Ministering in the Muck of Life

Many, many years ago while I was in my residency chaplaincy I was working a weekend shift. At Grady Memorial Hospital weekend shifts were rough. In those days you worked basically 48 straight hours as the only chaplain for a 1,000 bed hospital (with attached children’s hospital and clinics) and the only level one trauma center for 5 million people. You had a small room with a bed, and laying down in it pretty much guaranteed that your beeper went off. I can recall one such weekend when I worked 9 straight deaths, mostly through the Emergency Room. That was a lot of grief, a lot of hard conversations… a very strong sense of ministry and I liked it – but you didn’t “like” it.

One of those cases was a mother who was going to bury her second son and only remaining child. She was deeply upset that he had died and pretty much had to believe it was someone’s fault and without any good target she blamed the hospital. They called a meeting and asked everyone she charged as having done something wrong to be there with their supervisor. I was one of those people along with the doctor, nurse, and social worker – the meeting was run by the Patient Advocacy folk and she was present. I was the only person who showed up. The other departments only sent a supervisory rep. My department’s supervisor wasn’t there and so I went along with one of the staff chaplains as actiing-rep.

When that lady looked around the table at a bunch of people who weren’t there… the blame pretty naturally fell on my shoulders. I sat there and listened as she outlined how I “left Jesus behind that day” and all the grievances she could think of that made it my “fault” her son had died. I got more and more emotional (as I think anyone would in such a situation… or maybe that’s just my pride thinking) and I remember the head of the Social work saying, “Ma’am it looks like the chaplain (no-one called me by name) is fairly distraught and would like to get to speak, can we let him say something to this?” She said no. And so I sat there. And said nothing. And heard her grief turned into blame of why I was horrible chaplain. Intellectually I have always known why that happened. But it still didn’t make it emotionally easy.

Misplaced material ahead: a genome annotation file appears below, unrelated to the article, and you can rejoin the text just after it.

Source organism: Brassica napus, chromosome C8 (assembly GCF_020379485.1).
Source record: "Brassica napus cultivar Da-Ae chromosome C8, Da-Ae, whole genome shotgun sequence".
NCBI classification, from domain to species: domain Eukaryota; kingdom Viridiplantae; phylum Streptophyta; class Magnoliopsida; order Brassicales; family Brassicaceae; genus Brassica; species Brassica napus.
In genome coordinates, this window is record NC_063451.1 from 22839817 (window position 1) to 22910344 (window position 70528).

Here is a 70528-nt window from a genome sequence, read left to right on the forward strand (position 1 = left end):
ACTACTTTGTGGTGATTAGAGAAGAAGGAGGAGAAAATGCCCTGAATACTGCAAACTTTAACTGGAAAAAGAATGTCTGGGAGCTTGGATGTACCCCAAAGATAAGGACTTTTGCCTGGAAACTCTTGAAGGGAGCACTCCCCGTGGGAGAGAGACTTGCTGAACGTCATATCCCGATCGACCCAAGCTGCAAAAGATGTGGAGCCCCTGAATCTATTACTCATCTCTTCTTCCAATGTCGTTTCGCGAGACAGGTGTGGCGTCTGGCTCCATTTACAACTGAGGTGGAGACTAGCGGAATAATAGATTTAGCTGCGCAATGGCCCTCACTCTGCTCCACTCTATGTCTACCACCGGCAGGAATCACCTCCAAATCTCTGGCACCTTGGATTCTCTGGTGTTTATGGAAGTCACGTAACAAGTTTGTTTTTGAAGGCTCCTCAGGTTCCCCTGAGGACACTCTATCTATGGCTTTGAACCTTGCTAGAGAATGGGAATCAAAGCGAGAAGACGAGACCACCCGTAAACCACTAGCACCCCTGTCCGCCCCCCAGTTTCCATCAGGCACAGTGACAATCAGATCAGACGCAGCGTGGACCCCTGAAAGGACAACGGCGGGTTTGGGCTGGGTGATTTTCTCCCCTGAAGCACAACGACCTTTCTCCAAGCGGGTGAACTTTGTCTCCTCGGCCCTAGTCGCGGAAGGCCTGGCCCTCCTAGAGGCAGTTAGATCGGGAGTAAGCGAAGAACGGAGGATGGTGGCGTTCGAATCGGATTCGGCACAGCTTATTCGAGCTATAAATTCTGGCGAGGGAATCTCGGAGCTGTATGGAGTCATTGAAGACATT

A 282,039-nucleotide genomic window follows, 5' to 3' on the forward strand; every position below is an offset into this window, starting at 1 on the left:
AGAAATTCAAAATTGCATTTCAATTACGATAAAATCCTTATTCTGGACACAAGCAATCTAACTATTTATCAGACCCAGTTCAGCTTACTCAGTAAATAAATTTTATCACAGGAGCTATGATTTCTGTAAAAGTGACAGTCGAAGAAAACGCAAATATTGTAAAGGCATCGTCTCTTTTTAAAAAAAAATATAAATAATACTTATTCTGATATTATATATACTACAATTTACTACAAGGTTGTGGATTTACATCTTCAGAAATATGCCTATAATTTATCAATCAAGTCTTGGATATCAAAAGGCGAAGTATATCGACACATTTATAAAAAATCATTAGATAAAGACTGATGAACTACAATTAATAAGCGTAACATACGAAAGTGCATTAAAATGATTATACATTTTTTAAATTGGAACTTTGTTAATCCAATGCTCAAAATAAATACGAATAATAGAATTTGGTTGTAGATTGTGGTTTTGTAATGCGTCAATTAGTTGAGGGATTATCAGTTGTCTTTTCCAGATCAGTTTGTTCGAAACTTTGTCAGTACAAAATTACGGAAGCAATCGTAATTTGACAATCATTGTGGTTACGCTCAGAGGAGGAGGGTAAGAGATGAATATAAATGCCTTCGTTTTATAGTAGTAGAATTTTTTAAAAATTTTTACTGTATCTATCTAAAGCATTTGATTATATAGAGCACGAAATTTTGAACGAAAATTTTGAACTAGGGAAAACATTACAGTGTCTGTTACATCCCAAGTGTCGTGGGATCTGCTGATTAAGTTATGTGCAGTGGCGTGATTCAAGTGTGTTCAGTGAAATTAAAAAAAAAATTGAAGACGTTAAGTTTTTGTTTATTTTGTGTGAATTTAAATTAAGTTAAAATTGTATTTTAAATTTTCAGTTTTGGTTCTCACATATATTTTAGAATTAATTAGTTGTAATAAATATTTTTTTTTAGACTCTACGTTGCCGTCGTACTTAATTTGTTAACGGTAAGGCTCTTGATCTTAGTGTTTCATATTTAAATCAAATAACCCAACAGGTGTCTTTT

There are some stories that are deeply painful from which we learn important life skills. More than once in that year of residency I remember saying, “I don’t want to learn this way…. I don’t want to learn from this anymore.” You do not wish to go through horrible experiences. And I do not believe we are directed to such in order to teach us. But it would be a sadder story yet if we didn’t learn what could along the way. And today I randomly triggered on this memory because I think I learned far more that day than I ever imagined. Some days you just hold your tongue, you stand in the crap and let people dump on you. And when they are done. You let them go in peace. Its the only gift you can give in that moment, and it isn’t a teachable moment. And I guess in such light I’m glad I went, ill-advised as it was, to that meeting.

oh… and after you do that – you go download with your therapist! 😉

About Andrew Kukla

I am the proud father of four wonderful children, loving husband to Caroline, brother to three mostly wonderful sisters, and son of two parents that gifted me with a foundation of love and freedom. I also am a Presbyterian pastor and former philosophy major with a love of too many words (written with many grammatical errors and parenthetic thoughts), Soren Kierkegaard, and reflections on living a life of discipleship that is open to all the challenges, ups and downs, brokenness and grace, of a chaotic and wonderful life founded upon the love of God for all of creation.

Posted on April 25, 2016, in Uncategorized. Bookmark the permalink. Leave a comment.

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